Tag Archives: boeing

Corrupted Oversight: The FAA, Boeing, and the 737 Max

(Photo of the Boeing 737: MB-one & Marc Lacoste; illustration: CJ Ostrosky / POGO)


The FAA’s rules for certifying planes’ safety effectively give the aviation industry the power to regulate itself—a situation bordering on legalized corruption.


This analysis originally appeared on American University Washington College of Law’s “The Oversight Project” blog.

In the months since the second deadly crash of a Boeing 737 Max passenger jet in less than a year, a nightmare scenario of failed oversight has come into focus. The Federal Aviation Administration’s (FAA) approval process for the plane was fraught with lapses in safety regulation, precipitated by an institutional culture of deference to industry at the expense of accountability.

Mounting evidence, through news reports and congressional hearings, shows the FAA’s rules for certifying planes’ safety fundamentally conflict with meaningful oversight, as they effectively give the aviation industry the power to regulate itself—a situation bordering on legalized corruption.

While FAA officials continue to defend the agency’s practices, congressional committees, the Transportation Department’s inspector general, and federal prosecutors have opened investigations into the certification process for commercial planes and the 737 Max in particular.

Preliminary findings by the National Transportation Safety Board, released last week, cast further doubt on the certification process for the 737 Max, as the safety board urged Boeing and the FAA to make major changes to how they assess safety risks. Also last week, the Office of Special Counsel released findings, resulting from a whistleblower’s allegations, that raise concerns about whether safety inspectors were sufficiently qualified to “certify pilots or to assess pilot training” for planes including the 737 Max. Further, the watchdog found FAA officials’ responses to congressional inquiries on the issue “appear to have been misleading,” and the agency’s stance on the issue “suggests that, rather than taking ownership and accountability for confirmed systemic deficiencies, the FAA has not appropriately fulfilled its safety mandate.” FAA Deputy Administrator Daniel Elwell contested the watchdog’s findings and defended the agency’s oversight practices in testimony before a congressional panel last week.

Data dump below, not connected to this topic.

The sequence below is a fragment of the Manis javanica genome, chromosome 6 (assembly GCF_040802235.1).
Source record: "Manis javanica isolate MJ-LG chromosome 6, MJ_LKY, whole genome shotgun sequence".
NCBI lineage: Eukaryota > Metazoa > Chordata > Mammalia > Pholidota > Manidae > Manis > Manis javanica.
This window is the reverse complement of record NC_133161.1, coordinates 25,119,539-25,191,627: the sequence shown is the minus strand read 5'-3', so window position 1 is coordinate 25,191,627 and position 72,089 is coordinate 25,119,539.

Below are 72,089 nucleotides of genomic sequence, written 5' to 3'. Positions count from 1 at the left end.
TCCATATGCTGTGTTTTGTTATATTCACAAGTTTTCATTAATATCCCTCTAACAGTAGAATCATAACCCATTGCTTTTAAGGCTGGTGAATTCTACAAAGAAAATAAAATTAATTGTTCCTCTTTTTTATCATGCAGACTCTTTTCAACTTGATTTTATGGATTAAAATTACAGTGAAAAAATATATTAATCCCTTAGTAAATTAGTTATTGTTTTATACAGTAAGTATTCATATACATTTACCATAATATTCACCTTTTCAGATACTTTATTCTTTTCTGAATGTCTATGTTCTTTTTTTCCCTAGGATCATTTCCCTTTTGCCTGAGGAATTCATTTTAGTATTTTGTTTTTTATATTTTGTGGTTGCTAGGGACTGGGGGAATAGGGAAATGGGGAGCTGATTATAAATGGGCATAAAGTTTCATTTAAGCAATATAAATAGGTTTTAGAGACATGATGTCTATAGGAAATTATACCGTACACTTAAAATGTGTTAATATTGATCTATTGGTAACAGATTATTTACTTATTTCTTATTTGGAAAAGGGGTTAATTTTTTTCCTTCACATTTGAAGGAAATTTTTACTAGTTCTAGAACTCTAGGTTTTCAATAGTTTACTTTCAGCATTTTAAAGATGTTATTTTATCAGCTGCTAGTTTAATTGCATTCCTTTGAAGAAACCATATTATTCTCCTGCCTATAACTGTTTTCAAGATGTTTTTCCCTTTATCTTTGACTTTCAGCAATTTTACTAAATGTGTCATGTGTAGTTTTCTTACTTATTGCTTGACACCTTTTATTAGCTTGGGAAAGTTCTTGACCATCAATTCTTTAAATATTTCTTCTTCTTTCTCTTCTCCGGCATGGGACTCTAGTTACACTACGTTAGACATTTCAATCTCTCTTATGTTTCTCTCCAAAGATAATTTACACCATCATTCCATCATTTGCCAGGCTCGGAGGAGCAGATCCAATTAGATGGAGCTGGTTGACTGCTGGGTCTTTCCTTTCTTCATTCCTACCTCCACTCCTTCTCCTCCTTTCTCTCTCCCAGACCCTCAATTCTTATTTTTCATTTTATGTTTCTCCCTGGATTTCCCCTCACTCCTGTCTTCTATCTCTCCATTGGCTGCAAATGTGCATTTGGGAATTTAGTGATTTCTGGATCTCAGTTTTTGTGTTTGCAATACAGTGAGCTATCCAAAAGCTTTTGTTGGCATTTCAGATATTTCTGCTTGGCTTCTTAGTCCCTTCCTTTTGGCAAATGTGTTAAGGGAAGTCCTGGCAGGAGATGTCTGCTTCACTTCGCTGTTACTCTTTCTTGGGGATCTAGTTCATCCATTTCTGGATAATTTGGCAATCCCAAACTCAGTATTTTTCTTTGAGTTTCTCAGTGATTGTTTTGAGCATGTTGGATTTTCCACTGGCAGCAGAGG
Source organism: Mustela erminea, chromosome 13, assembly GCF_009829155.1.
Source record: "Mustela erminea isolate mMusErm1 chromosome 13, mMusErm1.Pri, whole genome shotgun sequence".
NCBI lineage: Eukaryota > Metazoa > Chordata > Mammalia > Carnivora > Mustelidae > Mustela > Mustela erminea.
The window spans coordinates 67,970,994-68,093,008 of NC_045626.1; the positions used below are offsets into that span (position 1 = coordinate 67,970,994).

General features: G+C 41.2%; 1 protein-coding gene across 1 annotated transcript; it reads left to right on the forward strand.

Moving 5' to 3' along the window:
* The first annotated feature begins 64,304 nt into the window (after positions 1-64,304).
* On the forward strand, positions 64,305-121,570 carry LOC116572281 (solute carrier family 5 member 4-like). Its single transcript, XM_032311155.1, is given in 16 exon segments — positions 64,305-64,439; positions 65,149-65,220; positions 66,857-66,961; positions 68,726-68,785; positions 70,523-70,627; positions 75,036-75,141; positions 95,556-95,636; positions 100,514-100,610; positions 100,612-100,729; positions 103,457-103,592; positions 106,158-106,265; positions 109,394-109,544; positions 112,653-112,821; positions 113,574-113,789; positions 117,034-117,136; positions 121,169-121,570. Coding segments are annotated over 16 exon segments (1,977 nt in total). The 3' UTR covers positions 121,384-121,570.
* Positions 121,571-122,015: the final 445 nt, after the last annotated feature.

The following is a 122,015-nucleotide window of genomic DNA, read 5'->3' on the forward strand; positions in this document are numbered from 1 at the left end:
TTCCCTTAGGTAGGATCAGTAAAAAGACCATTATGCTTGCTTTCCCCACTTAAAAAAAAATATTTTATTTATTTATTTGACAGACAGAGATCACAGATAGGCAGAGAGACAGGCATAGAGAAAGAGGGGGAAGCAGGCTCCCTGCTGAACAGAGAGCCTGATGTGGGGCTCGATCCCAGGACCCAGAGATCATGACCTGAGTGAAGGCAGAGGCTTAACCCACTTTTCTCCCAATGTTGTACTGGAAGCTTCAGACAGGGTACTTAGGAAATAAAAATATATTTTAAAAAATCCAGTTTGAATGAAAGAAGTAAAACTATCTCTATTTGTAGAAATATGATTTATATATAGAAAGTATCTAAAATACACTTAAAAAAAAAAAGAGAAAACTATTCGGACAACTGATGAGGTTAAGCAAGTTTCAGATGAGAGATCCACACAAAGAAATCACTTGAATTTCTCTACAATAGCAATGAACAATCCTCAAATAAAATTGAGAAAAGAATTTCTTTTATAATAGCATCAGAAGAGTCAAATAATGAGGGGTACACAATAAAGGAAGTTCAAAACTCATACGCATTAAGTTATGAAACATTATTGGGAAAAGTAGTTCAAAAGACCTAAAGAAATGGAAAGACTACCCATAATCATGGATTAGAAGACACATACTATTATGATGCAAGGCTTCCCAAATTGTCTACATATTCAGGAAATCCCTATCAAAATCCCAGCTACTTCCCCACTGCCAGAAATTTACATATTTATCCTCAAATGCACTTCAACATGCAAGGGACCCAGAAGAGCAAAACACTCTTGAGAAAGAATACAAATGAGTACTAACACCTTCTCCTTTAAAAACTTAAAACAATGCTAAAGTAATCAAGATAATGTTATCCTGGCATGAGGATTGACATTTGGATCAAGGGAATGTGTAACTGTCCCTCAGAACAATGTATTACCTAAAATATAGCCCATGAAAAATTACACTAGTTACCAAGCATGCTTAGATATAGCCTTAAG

The 737 Max was approved under the FAA’s “Organizational Designation Authorization” (ODA) program, which allows aircraft manufacturers to certify parts of their own designs with limited federal oversight. The FAA has long delegated some safety certification duties to companies and individuals, as resource limitations have meant that agency employees can’t personally monitor every aspect of certification processes. The ODA program, however, gives companies such as Boeing unprecedented authority to certify the airworthiness, and accordingly the safety, of their own planes.

Initiated in 2005, the program has faced repeated criticism from the Transportation Department’s inspector general. The watchdog warned in 2015 that under the program the agency was not prioritizing oversight of “the highest-risk areas,” like new aircraft designs, and that it didn’t have an adequate system for determining whether the teams overseeing certifications were sufficiently staffed.

Citing accounts from current and former FAA employees, the New York Times recounted in July how, during the 737 Max certification process, the agency “handed nearly complete control to Boeing” as the company was “racing to finish the plane” to compete with a rival manufacturer. As the Times further reported, FAA engineers determined after the October 2018 737 Max crash that they did not “fully understand the automated system” that contributed to the crash, and that the regulator “had never independently assessed the risks” of the system before approving the jet the previous year.